Jerome Frecon of Turnersville was among five New Jersey residents who work or volunteer for Rutgers Cooperative Extension who were recently honored for excellence.
Frecon was recognized in the category of extension faculty. He is the agricultural and resource management agent in Gloucester County, delivering outreach educational programs to the agribusiness, field flower, forestry, fruit, landscape and nursery industries and their constituents in the county.
Frecon also delivers similar programs to the fruit industries in Cumberland and Salem Counties, and the tree fruit industry in Atlantic, Burlington and Camden Counties.
His cooperative extension research program has included reintroducing the encore peach, which is now the number one peach in the state; evaluated, tested and wrote the patent for John Boy peach, the second-most heavily planted new peach variety in New Jersey, and identified plum pox in New Jersey, which led to the eradication of the disease in North America.
Michelle L. Duffield of West Deptford has joined the law firm Capehart Scatchard in the workers' compensation department in its Mount Laurel office. Duffield represents insurance carriers and employers in the defense of workers' compensation claims at all stages of litigation.
She received her law degree from Rutgers School of Law in Camden and her bachelor's degree from George Washington University.
She is admitted to practice law in New Jersey and Pennsylvania. Duffield is a member of the American Bar and Camden County Bar Associations.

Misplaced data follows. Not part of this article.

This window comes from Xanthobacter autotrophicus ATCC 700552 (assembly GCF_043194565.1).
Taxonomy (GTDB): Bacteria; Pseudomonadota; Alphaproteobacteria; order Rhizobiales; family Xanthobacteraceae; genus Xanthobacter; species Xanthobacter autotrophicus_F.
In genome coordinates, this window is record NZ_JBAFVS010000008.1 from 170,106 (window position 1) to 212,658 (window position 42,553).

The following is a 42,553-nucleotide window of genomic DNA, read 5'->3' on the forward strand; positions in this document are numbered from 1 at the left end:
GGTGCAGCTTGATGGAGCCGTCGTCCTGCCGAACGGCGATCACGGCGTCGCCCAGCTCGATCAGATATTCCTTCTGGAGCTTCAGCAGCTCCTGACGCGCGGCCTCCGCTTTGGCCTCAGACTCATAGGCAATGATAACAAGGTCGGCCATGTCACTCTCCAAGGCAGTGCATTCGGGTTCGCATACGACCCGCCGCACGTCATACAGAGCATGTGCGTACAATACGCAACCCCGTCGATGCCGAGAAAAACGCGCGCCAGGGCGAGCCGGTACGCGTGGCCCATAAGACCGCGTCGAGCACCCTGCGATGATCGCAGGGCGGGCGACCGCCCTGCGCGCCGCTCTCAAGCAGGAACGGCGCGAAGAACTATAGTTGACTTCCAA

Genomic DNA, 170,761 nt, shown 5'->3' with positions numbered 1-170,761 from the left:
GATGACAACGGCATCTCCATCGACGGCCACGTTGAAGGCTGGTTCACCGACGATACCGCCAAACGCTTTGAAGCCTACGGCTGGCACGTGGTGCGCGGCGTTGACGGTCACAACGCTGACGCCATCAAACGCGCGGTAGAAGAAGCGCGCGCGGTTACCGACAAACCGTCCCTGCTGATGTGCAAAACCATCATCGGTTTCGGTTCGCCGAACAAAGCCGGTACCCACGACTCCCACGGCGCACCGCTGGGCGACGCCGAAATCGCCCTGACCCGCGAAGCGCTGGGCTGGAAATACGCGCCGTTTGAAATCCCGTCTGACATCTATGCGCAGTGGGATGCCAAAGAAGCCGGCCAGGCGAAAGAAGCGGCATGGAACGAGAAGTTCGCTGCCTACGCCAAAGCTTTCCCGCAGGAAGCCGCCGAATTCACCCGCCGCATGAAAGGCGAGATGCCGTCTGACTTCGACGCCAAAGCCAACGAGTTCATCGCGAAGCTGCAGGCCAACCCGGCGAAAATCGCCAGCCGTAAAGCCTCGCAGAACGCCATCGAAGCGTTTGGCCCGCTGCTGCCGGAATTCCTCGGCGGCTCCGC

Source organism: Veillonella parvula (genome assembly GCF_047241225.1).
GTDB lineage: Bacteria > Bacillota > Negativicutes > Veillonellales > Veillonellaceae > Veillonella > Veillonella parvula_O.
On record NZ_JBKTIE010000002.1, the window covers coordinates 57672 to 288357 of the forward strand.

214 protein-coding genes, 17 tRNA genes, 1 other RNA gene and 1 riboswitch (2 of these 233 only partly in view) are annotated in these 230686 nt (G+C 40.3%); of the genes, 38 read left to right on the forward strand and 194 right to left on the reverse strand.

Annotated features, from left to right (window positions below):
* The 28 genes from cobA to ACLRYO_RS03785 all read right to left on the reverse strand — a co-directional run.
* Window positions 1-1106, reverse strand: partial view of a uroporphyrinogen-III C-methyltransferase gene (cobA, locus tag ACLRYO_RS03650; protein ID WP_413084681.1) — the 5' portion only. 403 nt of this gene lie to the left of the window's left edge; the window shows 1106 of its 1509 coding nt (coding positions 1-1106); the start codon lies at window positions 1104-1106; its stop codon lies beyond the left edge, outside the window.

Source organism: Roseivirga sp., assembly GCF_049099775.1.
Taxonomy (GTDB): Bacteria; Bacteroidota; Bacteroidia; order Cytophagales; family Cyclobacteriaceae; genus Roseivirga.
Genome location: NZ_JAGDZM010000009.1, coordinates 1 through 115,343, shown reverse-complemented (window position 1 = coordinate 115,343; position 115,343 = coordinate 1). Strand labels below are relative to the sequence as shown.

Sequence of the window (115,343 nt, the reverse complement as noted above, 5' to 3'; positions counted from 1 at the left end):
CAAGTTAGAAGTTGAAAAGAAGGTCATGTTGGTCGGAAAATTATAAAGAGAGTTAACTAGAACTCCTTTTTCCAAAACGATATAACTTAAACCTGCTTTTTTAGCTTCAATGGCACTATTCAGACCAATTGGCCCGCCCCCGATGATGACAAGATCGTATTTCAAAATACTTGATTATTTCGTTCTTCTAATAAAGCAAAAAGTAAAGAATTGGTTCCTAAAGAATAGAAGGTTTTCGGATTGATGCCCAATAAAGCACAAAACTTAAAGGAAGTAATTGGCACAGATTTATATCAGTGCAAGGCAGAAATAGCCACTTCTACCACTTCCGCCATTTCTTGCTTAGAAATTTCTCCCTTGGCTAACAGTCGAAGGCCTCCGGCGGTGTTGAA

With help from a state Green Acres grant, Mantua and Gloucester County teamed to buy a 35-acre farm in the township and preserve it from development.
The land, at Berkley and Mount Royal Roads, was purchased for $810,000 from the descendants of Marie and Jacob Kammerer, who bought it in 1903.
The grant will cover about half the price. The county and the township will make up the rest.
The parcel will be used for recreation and woodland conservation.
Wenonah has been awarded a $52,000 community development block grant. It will add two rest rooms at Lisle Field, its community recreation center. Borough officials said they hoped to begin construction this winter. The field, used primarily for baseball and softball, now has only portable toilets. The project is expected to take six to eight weeks to complete.
The Appel Farm Arts and Music Center in Elmer was honored with an award for tourism excellence at the Governor's Conference on Tourism in Atlantic City earlier this month.
The regional arts center received recognition for its Arts and Music Festival, an annual event that attracts thousands of visitors to Appel Farm's venue in Salem County on the first weekend in June.
The festival was cited for its strong social conscience and artistic integrity that highlights both established and emerging artists and musicians.
"We are thrilled to receive this prestigious award," said Mark Packer, executive director of Appel Farm Arts and Music Center. "Close to 50 percent of the people who attend the festival come from out of state, and we are proud to be one of New Jersey's popular destinations for tourism."
This year, the festival is scheduled for June 7.
Moorestown Visiting Nurses and Hospice has named Arlene Meyers as its volunteer coordinator.
She will direct all volunteer activities for the organization, including recruiting, training and recognition of volunteers.
"My goal is to expand Moorestown Visiting Nurse and Hospice's volunteer program, creating new opportunities for community members to support their neighbors," she said.
The hospice is recruiting volunteers for its Camp Firefly program for bereaved children, which is held in August at YMCA Camp Ockanickon in Medford.
Moorestown Visiting Nurses and Hospice provides home and community-based health-care services to families in Burlington, Camden and Gloucester Counties.
To learn more about volunteering, call Meyers at 856-552-1300, extension 2182, or visit the organization's Web site at